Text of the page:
"Endpoint protection is the first thing [we load] onto new computers," says Manager of Logistics and Technology Tim Gunsteens. His solution of choice for the agency's 50 desktops and 10 notebooks is Symantec Endpoint Protection 12. "Everything that comes in — whether it's online or on CD, floppy disk or USB — is scanned," he says.
Gunsteen says he focuses heavily on endpoint protection because he can't ban outright what might be considered "dangerous" applications, including the social networking platforms that the agency's 10 full-time and 60 part-time employees often use to conduct county business.
"With centralized management, I can monitor endpoints closely and force everyone to [accept] regular updates," Gunsteens says. The approach has been successful, in part because the software is quiet, works cleanly and doesn't get in the way of end-user productivity.
"Once endpoint protection is set up and running properly, you rarely have to worry about anything," he adds. "In the past three years, I've spent maybe a couple of hours fixing problems that circumvented endpoint protection."
Allow Room for Growth
Initially, officials in California's Fresno Fire Department thought they would use tablets only to access web applications and perhaps take photos. That changed once fire inspectors had the devices in hand, however. Suddenly, they were completing all sorts of tasks, including writing and uploading citations, fix-it lists and other critical documentation, along with photos, while in the field.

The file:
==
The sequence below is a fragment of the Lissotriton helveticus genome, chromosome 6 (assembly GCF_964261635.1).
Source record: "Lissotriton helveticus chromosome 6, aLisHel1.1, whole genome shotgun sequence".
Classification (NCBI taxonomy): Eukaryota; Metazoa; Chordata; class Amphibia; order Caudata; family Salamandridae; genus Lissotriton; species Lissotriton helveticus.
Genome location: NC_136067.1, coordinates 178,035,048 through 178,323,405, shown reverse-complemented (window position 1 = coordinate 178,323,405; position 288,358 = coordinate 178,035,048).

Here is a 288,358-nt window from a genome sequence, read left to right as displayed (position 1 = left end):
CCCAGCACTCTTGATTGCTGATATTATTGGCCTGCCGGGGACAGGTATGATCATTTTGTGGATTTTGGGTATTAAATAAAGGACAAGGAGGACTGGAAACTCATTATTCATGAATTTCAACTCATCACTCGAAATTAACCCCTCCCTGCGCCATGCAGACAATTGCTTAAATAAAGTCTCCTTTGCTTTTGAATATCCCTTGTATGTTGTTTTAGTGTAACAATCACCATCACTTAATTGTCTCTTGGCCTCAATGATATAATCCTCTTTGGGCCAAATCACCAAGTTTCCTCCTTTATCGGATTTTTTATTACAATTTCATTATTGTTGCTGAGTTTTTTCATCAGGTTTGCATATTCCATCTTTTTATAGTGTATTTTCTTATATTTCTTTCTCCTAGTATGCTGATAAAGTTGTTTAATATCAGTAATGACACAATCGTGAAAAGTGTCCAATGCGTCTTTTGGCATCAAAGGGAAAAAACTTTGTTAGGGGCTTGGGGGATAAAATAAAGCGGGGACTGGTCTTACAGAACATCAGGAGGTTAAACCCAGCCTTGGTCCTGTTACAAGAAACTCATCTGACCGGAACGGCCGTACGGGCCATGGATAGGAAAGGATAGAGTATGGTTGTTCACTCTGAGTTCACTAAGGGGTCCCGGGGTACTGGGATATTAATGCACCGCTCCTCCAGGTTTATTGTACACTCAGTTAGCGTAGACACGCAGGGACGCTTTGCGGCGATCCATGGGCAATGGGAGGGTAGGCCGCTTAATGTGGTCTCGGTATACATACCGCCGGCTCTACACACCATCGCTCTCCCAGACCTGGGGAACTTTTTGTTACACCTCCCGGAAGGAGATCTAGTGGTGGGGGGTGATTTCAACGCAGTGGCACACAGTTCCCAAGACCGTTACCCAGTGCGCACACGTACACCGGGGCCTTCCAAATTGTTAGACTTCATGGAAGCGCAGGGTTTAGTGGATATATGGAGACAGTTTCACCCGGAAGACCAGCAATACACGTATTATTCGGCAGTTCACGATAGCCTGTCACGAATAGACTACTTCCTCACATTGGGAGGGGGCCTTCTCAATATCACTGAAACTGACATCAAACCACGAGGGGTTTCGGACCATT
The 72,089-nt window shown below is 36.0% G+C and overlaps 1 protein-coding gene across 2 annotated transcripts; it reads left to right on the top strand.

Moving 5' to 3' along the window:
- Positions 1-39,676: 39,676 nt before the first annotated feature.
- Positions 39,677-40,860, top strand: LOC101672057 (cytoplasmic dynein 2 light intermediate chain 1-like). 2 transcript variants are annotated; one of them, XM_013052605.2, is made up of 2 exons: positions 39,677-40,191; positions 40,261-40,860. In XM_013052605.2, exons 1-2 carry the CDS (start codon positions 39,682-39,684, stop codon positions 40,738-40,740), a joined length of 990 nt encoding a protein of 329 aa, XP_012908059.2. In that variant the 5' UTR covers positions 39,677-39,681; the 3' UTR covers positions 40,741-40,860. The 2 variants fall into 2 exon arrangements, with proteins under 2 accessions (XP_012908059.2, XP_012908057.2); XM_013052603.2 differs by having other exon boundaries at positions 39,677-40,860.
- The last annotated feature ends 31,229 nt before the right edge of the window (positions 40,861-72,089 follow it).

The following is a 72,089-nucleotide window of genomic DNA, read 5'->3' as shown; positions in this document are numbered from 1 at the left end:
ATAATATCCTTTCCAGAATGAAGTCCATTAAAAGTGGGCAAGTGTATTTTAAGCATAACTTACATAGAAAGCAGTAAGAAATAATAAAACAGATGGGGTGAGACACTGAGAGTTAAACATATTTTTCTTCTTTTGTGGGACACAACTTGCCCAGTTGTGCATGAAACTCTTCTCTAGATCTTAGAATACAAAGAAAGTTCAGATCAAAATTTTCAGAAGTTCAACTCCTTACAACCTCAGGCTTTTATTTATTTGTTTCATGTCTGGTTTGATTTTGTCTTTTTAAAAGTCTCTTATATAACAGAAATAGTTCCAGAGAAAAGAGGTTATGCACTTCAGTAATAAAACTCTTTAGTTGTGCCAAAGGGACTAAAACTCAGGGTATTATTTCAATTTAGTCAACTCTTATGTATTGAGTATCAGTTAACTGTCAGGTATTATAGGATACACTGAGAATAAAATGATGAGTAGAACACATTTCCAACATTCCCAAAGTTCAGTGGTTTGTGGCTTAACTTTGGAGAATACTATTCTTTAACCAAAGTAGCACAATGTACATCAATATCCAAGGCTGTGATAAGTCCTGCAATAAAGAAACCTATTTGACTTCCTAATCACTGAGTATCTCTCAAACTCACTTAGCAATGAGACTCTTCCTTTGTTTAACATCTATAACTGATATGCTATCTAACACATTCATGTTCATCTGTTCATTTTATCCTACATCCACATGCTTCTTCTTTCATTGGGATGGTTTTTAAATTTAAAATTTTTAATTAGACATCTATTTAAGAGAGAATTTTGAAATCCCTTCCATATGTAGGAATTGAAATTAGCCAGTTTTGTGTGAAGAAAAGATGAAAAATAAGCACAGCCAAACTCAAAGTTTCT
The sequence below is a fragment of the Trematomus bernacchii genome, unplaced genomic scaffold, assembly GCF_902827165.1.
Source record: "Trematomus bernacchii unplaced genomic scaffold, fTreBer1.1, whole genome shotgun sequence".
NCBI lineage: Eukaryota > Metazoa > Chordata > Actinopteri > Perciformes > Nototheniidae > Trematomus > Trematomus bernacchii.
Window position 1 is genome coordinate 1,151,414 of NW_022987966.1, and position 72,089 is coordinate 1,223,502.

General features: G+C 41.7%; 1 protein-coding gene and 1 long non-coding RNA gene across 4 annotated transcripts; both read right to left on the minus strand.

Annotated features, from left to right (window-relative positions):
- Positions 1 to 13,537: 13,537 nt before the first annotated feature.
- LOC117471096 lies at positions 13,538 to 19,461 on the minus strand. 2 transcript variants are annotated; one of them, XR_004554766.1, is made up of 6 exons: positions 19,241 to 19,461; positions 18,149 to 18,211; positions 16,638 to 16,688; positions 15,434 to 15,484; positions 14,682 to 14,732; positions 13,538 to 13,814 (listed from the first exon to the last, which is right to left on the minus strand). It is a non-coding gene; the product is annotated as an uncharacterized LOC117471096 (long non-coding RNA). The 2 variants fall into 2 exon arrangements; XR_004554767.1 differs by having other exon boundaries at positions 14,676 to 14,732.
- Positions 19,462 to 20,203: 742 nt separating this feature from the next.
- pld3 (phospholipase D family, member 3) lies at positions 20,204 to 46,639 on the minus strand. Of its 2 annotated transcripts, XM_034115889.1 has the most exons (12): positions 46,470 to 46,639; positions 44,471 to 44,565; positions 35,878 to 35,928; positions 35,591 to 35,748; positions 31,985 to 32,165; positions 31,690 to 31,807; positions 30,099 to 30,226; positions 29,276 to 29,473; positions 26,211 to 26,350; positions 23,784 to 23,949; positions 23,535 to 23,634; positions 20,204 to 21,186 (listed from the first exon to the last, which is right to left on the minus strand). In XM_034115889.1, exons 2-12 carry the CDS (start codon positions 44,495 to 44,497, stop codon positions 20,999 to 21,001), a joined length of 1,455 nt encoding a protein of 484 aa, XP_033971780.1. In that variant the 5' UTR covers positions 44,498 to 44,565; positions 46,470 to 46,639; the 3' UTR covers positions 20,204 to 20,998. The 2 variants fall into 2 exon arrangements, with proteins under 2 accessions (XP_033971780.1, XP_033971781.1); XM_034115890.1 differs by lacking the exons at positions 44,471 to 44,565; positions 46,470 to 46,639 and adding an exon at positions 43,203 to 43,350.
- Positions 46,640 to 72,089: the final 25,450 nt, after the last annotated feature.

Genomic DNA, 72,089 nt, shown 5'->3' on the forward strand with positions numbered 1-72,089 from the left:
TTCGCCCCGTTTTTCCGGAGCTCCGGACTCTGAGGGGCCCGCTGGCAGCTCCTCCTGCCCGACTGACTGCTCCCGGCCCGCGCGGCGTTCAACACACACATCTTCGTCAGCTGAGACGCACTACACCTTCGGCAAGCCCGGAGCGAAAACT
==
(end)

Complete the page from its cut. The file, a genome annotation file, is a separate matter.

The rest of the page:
If Paul Pedron, senior network systems specialist for Fresno's Information Services Department, had selected an endpoint protection solution for the tablets based on the department's original requirements, they would have been vulnerable.
For the fire department, providing access to sensitive information in the field requires the ability to locate a lost or stolen device and remotely wipe it if it's compromised or damaged. With Novell's ZENworks Mobile Management (and file upload plug-in), Pedron can do all of those things. The solution allows him to secure and manage not only the fire department's tablets, but also the smartphones and tablets used by the city's parks department, public works, public utilities and retirement board.
Fresno currently has just 120 Apple iOS and Android devices circulating, but Pedron expects that number to reach 750 when the police department completes its rollout later this year. But he isn't worried, he says, because ZENworks makes it easy to set and reset policies as user bases and use cases evolve.
Educate, Educate, Educate
There's no such thing as too much information sharing, particularly when it comes to endpoint protection. "Education for users is sorely underappreciated," NSS Labs' Abrams says. Time spent communicating the importance of diligence now "can prevent data breaches and losses" later, he adds.
By explaining to employees the repercussions of visiting certain sites or sharing certain data, for example, state and local agencies can avoid a lot of problems, Abrams continues. Letting users know that endpoint protection tools monitor and log their activities also can act as a deterrent to malicious behavior.